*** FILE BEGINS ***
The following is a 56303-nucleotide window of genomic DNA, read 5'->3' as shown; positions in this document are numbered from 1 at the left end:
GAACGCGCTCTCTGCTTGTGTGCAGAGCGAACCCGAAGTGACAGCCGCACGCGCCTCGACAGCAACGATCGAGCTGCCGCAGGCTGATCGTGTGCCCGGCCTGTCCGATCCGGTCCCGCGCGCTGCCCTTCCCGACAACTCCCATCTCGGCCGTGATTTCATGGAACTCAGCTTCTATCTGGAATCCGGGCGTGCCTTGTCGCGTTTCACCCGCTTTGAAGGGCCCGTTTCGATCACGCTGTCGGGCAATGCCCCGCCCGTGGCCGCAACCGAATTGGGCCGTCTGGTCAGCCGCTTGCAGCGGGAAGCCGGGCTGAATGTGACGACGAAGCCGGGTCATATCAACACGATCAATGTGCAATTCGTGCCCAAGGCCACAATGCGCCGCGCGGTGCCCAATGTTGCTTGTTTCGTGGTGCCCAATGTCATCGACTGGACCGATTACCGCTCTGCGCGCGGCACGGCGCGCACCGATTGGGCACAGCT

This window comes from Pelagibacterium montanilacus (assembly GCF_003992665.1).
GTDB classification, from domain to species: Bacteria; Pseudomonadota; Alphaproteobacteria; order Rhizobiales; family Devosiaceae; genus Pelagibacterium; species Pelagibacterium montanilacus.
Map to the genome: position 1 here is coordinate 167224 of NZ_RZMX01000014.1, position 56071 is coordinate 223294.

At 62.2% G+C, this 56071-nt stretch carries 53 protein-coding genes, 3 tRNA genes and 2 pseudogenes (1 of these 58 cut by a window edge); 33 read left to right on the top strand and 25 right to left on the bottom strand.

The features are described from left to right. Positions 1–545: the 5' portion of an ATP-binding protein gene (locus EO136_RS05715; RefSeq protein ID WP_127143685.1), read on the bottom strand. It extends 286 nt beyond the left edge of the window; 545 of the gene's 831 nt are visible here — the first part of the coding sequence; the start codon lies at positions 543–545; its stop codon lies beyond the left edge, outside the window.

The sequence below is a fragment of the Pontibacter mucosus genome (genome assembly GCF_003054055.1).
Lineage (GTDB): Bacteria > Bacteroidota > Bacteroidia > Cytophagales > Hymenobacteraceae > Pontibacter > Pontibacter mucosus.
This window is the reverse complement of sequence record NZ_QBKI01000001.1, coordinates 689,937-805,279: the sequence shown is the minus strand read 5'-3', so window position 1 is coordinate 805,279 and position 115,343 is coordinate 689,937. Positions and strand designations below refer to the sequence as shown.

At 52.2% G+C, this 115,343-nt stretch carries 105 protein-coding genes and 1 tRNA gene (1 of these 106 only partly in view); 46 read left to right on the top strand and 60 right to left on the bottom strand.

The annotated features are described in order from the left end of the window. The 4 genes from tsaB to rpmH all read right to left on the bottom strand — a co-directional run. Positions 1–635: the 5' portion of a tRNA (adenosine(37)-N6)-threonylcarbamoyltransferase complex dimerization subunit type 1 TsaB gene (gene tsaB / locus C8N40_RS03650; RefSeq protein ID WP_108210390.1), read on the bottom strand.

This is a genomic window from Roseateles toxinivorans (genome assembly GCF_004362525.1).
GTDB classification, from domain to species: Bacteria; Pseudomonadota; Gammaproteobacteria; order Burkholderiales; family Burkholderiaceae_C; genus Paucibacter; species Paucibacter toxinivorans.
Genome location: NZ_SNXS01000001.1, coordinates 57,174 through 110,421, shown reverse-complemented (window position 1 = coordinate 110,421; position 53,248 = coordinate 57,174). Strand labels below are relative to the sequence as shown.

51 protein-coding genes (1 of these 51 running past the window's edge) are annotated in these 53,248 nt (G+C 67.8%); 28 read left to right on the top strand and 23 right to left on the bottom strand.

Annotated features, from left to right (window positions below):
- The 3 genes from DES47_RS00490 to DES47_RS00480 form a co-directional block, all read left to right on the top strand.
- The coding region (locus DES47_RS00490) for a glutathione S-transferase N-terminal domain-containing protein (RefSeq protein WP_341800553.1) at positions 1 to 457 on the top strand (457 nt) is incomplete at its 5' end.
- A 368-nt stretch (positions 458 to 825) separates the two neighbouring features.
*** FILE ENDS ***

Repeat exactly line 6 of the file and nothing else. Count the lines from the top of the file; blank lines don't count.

At 62.2% G+C, this 56071-nt stretch carries 53 protein-coding genes, 3 tRNA genes and 2 pseudogenes (1 of these 58 cut by a window edge); 33 read left to right on the top strand and 25 right to left on the bottom strand.